Review: Winter’s Bone
Deservedly nominated for four Academy Awards, Jennifer Lawrence shines in Debra Granik’s excellent film about the courage of one young girl on a quest to find her missing father.
Directed by: Debra Granik
Written by: Debra Granik, Anne Rosellini
Starring: Jennifer Lawrence, John Hawkes, Garret Dillahunt
Released: 2010 / Genre: Murder/Mystery/Drama / Country: USA / IMDB
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Discover More: Read Daniel Woodrell’s novel
Ree Dolly (Jennifer Lawrence) is trapped. She is imprisoned by circumstance. Not only is she handcuffed to a family that desperately needs her to support them (two small children and a catatonic mother), the local sheriff has made it known that unless her father Jessup shows up for his court appearance over the illegal production of Methamphetamine, she will lose the family ranch. Having not seen her emotionally distant father for two weeks she sets out in a search to track him down. But she is thwarted in her quest by a local code of honour and the close-knit underworld that engulfs her community.
Winter’s Bone, based on Daniel Woodrell’s mesmerising 2006 novel, grew to prominence following its nomination in four Academy Award categories including Best Picture and Best Actress in 2010. Although it did not win an Oscar it was rightly rewarded at the year’s Sundance, Berlin and Stockholm International film festivals. Debra Granik’s second film as writer-director is a fascinating portrayal of poverty in the Ozarks. She captures this culturally gated community with unrelenting authenticity, beautifully drawing the audience into this world run by its own politics and traditions. Granik makes this world simple in its primitiveness yet maddeningly chaotic and divisive. It is simultaneously wonderfully immersive yet oddly suffocating.
At its centre – the warm, beating heart of the film – is Ree Dolly. Ree is not your usual teenage girl. She goes out shooting squirrels for her evening meals, teaching her young siblings the fine out of gutting the rodents before adding to the stew pot. She also, unwittingly, has become the carer for her twelve-year-old brother and six-year-old sister, as her mother suffers from a debilitating mental illness and her father is missing. She is a young girl of extraordinary courage and steely resolve, exampled in all its glory by her quest to find her father and prevent the family from losing their home.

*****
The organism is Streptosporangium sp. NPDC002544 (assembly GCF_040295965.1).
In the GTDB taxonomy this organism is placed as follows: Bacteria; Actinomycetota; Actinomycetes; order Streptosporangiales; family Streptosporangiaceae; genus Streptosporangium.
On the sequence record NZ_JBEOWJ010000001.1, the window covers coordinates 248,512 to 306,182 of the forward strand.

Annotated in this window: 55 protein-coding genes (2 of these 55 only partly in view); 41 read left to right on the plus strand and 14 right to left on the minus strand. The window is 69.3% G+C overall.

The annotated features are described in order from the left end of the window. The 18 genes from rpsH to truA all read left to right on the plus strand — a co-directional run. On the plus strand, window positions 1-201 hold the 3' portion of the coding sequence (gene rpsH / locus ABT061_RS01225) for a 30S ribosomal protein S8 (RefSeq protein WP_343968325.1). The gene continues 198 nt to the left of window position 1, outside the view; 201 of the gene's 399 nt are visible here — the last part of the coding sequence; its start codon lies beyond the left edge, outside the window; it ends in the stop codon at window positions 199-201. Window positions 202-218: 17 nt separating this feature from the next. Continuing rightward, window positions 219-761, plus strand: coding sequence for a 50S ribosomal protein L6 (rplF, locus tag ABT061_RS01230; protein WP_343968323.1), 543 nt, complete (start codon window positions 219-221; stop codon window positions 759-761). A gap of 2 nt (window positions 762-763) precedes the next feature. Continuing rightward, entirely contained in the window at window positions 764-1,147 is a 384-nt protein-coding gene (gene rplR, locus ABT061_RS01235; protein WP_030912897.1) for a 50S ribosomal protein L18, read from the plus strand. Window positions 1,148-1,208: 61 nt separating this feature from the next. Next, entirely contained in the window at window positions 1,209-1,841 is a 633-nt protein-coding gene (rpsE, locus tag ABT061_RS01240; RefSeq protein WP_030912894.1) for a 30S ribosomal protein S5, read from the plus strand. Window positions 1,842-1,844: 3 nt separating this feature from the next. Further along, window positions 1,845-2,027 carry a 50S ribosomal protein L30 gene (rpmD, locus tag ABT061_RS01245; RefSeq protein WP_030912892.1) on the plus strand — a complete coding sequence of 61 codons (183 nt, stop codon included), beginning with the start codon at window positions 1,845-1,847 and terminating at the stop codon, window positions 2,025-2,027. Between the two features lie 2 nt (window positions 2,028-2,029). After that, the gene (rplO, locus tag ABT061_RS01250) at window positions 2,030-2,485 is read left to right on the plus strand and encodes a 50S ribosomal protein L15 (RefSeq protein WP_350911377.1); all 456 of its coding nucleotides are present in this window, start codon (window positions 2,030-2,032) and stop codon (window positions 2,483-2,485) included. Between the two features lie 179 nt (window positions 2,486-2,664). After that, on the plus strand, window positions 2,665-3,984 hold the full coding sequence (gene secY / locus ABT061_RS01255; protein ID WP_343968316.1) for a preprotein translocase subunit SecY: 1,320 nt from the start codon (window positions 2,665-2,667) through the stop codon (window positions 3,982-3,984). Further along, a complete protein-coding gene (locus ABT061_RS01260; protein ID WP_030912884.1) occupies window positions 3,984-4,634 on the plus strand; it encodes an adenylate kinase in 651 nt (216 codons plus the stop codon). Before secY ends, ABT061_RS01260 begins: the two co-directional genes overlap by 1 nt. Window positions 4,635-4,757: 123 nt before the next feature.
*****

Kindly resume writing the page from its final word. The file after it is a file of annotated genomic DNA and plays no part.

Jennifer Lawrence portrays the character of Ree with a sort of blunt defiance. She isn’t exactly happy with her lot in life but she is determined to make the best of it. You can’t help feeling empathy for this girl, yet, while her troubled existence and upbringing may have stripped her of the luxuries most take for granted, it has also shaped her as a person. She is a battler and at times her archaic, primal day to day living is a sort of quiet luxury forgotten and left behind by a world obsessed with technology beginning with ‘i’.
All this makes for a very interesting mystery-thriller with a unique protagonist and an unusual setting. The linear conventions of the protagonist setting out on a quest to find answers maybe fairly straightforward but Granik’s almost macabre ambience is tangibly overpowering. She knows she is taking her audience through a world that is both alien and yet strangely familiar. She manages to not only concoct a fascinating murder-mystery but does so while making a grimly unforgiving comment on the destructiveness of methamphetamine use amidst an aesthetically detailed portrait of the traditions and behaviours of Ozark culture. That in itself is both daring in its complexity and worthy of applause for its execution.
Review by Daniel Stephens – See all reviews